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Anzu: 70% of US gamers respond well to in-game ads

Players value ad relevance and dislike being interupted

Anzu: 70% of US gamers respond well to in-game ads

Seven out of 10 US mobile gamers are either positive or neutral towards in game advertising, according to in-game ads firm Anzu.

According to new research from the firm, 50 per cent of respondents between 25 and 44 stated that in-game ads "enhance the gaming experience".

Furthermore, this age bracket is the most receptive to in-game ads, with 78 per cent would welcome more ads in their games. Anzu stated that this highlights that players do not hate ads, but that they dislike "bad ads".

The least receptive to in-game ads were 45 to 64 year old respondents, with only 47 per cent welcoming of ads. This bracket had the highest negative and neutral responses to in-game ads at 19 per cent and 17 per cent respectively.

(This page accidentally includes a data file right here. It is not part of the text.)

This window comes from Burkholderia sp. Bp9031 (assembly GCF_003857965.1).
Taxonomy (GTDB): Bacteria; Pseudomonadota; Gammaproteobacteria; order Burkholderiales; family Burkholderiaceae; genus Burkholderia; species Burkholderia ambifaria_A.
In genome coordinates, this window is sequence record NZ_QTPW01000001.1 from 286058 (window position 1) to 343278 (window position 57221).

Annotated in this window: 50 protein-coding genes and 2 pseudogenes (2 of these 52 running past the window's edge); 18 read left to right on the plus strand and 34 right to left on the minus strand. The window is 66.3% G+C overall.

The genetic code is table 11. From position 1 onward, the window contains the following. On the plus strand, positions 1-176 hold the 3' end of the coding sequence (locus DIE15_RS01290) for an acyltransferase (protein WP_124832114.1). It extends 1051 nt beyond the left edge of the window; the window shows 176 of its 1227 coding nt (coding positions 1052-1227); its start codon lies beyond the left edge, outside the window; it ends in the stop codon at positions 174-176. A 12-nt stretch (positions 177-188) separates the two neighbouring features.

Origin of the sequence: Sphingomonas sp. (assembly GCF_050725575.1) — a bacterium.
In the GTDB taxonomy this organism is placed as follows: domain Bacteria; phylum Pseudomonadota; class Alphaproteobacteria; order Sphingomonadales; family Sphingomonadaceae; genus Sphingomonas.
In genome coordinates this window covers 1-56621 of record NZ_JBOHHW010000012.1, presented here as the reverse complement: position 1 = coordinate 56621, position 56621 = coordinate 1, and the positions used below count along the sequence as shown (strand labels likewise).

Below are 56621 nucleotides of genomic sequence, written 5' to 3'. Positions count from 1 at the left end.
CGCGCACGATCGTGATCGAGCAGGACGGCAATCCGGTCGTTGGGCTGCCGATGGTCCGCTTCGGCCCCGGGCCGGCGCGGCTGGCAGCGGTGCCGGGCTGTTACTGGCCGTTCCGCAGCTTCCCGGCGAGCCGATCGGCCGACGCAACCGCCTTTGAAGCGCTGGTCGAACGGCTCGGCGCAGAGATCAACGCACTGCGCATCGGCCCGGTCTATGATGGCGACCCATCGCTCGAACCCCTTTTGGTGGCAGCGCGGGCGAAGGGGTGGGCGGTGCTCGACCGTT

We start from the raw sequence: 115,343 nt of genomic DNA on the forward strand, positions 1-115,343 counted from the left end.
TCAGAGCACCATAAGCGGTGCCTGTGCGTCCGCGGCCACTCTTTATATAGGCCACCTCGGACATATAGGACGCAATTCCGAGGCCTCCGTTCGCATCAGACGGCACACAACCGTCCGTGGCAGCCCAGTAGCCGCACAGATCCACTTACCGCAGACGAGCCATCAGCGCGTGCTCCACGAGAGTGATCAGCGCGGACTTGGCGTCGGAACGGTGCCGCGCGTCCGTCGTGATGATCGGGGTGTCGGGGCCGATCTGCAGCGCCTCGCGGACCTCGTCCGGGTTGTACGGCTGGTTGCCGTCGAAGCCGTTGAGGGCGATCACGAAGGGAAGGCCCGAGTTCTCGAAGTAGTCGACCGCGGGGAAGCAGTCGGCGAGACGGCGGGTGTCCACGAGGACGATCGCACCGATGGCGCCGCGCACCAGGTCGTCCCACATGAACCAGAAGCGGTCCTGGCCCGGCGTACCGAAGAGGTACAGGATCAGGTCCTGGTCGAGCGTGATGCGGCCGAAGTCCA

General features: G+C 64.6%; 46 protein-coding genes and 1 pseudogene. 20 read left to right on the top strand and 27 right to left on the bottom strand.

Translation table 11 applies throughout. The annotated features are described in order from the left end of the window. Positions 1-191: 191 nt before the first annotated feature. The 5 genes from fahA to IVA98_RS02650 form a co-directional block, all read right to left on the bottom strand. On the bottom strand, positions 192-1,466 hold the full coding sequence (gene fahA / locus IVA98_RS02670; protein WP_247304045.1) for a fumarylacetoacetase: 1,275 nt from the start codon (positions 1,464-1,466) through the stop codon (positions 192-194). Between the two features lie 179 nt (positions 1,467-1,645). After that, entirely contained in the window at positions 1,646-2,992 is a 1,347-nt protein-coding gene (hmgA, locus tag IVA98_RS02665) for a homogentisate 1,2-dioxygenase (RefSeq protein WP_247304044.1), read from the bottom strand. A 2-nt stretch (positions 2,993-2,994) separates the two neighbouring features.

Majority are receptive to ads

When asked what advice consumers would give to advertisers one of the key themes that appeared across age groups was the relevance of ads. Players also indicated that interrupting gameplay or forcing them to do something they don’t want to do are key turn offs from ads.

A little over half of respondents aged between 25 and 44 stated that being rewarded for engaging in an ad is important, at 51 per cent. Older users found rewards less important, however, a significant percentage still valued the importance of rewarded ads.

The most common platform that respondents played on was mobile with 76 per cent of male respondents and 81 per cent of female respondents saying that they play games on mobile. With 179.2 million monthly gamers in the US, this means there is a market of potentially over 140 million monthly players on mobile for advertisers to target.

Last month, Anzu revealed that it had raised $20 million to further expand its in-game ad solutions, bringing the firm’s total funding to $37 million.

Following on from this, last week, Anzu announced a partnership with InMobi to bring 3D in-game ads to the APAC region.

You can access the firm's full report here.


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